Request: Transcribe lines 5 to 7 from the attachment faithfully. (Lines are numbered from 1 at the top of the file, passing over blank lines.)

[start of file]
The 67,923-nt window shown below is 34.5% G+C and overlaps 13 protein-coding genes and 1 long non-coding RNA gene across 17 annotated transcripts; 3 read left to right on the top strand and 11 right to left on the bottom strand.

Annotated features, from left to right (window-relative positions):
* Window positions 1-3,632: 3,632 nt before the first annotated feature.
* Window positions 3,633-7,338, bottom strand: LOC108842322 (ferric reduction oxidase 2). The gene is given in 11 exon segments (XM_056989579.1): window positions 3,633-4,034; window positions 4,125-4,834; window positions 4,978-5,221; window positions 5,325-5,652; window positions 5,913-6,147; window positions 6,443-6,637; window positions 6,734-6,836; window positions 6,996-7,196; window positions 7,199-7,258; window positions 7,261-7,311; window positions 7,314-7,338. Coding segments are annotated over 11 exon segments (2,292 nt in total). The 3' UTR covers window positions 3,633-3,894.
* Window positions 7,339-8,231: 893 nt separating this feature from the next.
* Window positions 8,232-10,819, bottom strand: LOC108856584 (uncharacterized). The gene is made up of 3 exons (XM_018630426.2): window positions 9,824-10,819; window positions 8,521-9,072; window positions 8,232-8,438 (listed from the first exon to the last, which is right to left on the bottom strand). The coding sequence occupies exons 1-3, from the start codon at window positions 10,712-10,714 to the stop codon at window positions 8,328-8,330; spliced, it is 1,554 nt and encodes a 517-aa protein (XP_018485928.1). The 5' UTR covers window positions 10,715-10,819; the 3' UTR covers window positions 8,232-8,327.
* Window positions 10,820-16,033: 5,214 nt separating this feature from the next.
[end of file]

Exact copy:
* Window positions 7,339-8,231: 893 nt separating this feature from the next.
* Window positions 8,232-10,819, bottom strand: LOC108856584 (uncharacterized). The gene is made up of 3 exons (XM_018630426.2): window positions 9,824-10,819; window positions 8,521-9,072; window positions 8,232-8,438 (listed from the first exon to the last, which is right to left on the bottom strand). The coding sequence occupies exons 1-3, from the start codon at window positions 10,712-10,714 to the stop codon at window positions 8,328-8,330; spliced, it is 1,554 nt and encodes a 517-aa protein (XP_018485928.1). The 5' UTR covers window positions 10,715-10,819; the 3' UTR covers window positions 8,232-8,327.
* Window positions 10,820-16,033: 5,214 nt separating this feature from the next.